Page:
VPN Explained – What are Virtual Private Networks?

Defining or explaining what a VPN is one that is often up for discussion among communication providers and network consumers. If we take a look at the verbatim definition of the words Virtual Private Network, it can help us understand what it is and what it is not – VPN explained here.

Using the dictionary definitions of the component words, a VPN should be composed of the following:

Virtual – “in effect or essence, if not in fact or reality; imitated, simulated” Therefore, the first part means that it is something that acts like a hard-wired network, yet it is actually not.

Private – “belonging to, concerning, or accessible only to a person or a specific group” A VPN then is something where you, as the consumer, have exclusive use of the network links.

Network – “any interconnected group or system; multiple computers and other devices connected to share information” It is the goal of a VPN or any other type of network.

VPN explained in this way is a network technology that gives you the ability to share information with others on the network through a private, exclusive link created via the Internet.

Before the age of the Internet, computers in different places – offices, cities, or countries – can only talk to each other through traditional means: telephone wires. As the need for broader communication grew, higher volume wires replaced telephone wires, but the concept stays the same.

There had to be a physical wire connection for computer A to be able to talk to computer B. For security reasons, you would want to ensure that only those two are using that line, so you would agree with a vendor to rent that circuit. However, it was an expensive network that was hard to expand and difficult for you to have control over.

Internet and VPN

With the arrival of the Internet, connections need not be physical anymore. As long as every computer has access to the Internet, there can be a sharing of information using local ISP circuits across the Internet. It behaves the same way as physically connected computers would. This is the reason why VPN is considered a virtual network.

Security remains an ever-present concern in today’s world. In WAN arrangements of the past, how secure data transmission is, relies solely on the guarantees of the provider. However, these days, a VPN is able to keep information private through encryption on both the sender and the receiver.

There are various encryption protocols, which depend on the needs of the company, who the recipients are, and more. That data is encrypted as well as encapsulated, which means that it is sent in its own private connection or tunnel across the Internet.

Nobody can see the data. Even in the off chance that they could, they are unable to change or decipher it. With this, you can send information across the Internet without the worry of being susceptible to corruption or interception by people who are outside of the VPN.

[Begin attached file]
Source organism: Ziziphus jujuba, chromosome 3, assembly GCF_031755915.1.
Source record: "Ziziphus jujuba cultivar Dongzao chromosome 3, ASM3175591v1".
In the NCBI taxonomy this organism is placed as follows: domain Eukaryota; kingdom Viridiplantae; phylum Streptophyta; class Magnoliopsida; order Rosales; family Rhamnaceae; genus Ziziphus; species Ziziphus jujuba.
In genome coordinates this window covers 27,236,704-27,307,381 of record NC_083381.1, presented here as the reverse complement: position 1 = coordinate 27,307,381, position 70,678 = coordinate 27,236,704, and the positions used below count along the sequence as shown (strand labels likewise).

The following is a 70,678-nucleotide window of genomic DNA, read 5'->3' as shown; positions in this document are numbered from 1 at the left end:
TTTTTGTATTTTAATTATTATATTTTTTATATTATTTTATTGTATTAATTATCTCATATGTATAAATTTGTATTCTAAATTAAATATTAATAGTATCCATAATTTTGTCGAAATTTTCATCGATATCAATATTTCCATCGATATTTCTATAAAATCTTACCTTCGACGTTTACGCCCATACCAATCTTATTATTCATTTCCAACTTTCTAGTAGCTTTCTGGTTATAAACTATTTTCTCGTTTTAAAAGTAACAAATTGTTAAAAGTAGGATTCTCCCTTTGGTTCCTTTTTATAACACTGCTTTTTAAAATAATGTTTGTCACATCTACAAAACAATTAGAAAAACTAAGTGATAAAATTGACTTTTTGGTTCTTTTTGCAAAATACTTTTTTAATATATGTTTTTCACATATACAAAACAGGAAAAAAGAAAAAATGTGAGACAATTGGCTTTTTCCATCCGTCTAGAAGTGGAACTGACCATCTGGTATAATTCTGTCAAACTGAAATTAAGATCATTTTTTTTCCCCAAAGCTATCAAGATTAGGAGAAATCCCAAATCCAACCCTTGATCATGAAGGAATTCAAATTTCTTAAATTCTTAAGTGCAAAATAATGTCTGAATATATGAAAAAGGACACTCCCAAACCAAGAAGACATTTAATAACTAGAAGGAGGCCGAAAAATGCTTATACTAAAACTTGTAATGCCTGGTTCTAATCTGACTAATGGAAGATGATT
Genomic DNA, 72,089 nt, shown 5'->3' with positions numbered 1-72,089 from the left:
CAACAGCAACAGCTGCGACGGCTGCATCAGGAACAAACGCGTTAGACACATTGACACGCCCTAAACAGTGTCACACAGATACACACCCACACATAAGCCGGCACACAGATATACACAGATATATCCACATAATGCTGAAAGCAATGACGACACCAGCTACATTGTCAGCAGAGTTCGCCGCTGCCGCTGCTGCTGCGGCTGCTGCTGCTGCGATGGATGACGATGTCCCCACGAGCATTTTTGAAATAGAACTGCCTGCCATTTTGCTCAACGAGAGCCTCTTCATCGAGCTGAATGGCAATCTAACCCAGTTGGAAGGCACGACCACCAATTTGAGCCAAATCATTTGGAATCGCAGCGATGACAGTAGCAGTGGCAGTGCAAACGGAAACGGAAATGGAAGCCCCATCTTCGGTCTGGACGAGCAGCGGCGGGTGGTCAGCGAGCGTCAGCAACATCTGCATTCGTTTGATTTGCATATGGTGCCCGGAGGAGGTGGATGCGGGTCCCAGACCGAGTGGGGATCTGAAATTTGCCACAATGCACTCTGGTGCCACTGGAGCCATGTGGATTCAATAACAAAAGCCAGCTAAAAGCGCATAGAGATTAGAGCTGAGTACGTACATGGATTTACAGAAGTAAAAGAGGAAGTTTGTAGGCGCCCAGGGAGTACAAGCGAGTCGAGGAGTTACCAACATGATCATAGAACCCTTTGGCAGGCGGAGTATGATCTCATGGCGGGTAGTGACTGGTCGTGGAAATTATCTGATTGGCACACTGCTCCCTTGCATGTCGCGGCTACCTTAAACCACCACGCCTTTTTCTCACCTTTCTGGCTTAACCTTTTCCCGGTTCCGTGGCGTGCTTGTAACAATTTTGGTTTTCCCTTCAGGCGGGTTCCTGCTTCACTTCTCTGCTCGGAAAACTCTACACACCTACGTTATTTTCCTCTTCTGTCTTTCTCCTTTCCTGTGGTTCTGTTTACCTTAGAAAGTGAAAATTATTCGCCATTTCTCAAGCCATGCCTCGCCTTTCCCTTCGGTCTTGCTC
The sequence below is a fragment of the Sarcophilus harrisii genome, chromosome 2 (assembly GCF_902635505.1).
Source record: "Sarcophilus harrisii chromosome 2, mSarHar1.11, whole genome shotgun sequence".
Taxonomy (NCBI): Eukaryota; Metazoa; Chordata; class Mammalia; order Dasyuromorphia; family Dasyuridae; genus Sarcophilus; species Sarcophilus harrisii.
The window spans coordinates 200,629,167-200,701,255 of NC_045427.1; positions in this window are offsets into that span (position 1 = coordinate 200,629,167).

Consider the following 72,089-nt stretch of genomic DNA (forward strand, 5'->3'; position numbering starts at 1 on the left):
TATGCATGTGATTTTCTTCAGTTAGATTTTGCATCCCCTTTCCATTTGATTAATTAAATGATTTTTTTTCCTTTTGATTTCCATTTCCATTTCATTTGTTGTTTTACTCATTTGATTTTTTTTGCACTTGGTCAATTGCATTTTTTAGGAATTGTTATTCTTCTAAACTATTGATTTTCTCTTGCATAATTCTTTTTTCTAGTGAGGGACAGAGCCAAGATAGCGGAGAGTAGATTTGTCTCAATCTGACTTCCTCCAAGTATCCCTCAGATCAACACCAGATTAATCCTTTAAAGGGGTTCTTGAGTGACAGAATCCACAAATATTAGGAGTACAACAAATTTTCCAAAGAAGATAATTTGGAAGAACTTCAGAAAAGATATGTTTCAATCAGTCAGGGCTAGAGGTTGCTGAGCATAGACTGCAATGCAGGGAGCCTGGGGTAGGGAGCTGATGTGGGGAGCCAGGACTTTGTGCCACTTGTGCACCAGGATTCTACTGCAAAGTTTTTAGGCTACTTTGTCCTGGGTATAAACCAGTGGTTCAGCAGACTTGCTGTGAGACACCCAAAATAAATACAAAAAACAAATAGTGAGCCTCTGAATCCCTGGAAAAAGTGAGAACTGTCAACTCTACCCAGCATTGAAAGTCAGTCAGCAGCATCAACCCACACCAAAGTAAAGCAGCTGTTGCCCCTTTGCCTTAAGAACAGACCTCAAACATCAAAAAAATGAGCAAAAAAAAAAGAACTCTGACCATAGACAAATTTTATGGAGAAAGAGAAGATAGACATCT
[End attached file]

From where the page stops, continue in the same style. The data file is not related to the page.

To create a virtual private network, you will need to consider who needs to share information, how often, and in what direction. You would then have to prepare a listing of the software and hardware systems you currently use at every location.

You may have to make some changes so that computers can communicate with each other much more efficiently. Consider how vital it is that your data stays secure, as it will have an impact on what kind of protocol you choose. Having this information in hand will let you prepare for the discussions you will have with potential vendors.

Types of VPN Connection

Site to Site

This VPN connects an entire organization’s network to each other. For instance, it can connect a company headquarters’ system to a branch office network. Every site comes with a VPN gateway, like a VPN concentrator, firewall, router, or security appliance.

Remote Access

This VPN enables individual clients or hosts to access a company network over the Internet securely. Every host usually uses a web-based client or has VPN client software. Using secure data packets, users can transmit any kind of data, which includes media such as voice and video.

This technology is invaluable for people who are always on the move who need to have access or store information on a fixed private network. It has proven to be an essential tool in companies where employees are required to work away from a central office location.

Virtual Private Networks can be a real inevitability to any business, regardless of the scale on which you operate. This is true, especially if you have staff working away from the office, or working from home. A VPN provider can make sure that your team is able to work with the full benefits of a virtual office wherever they are.


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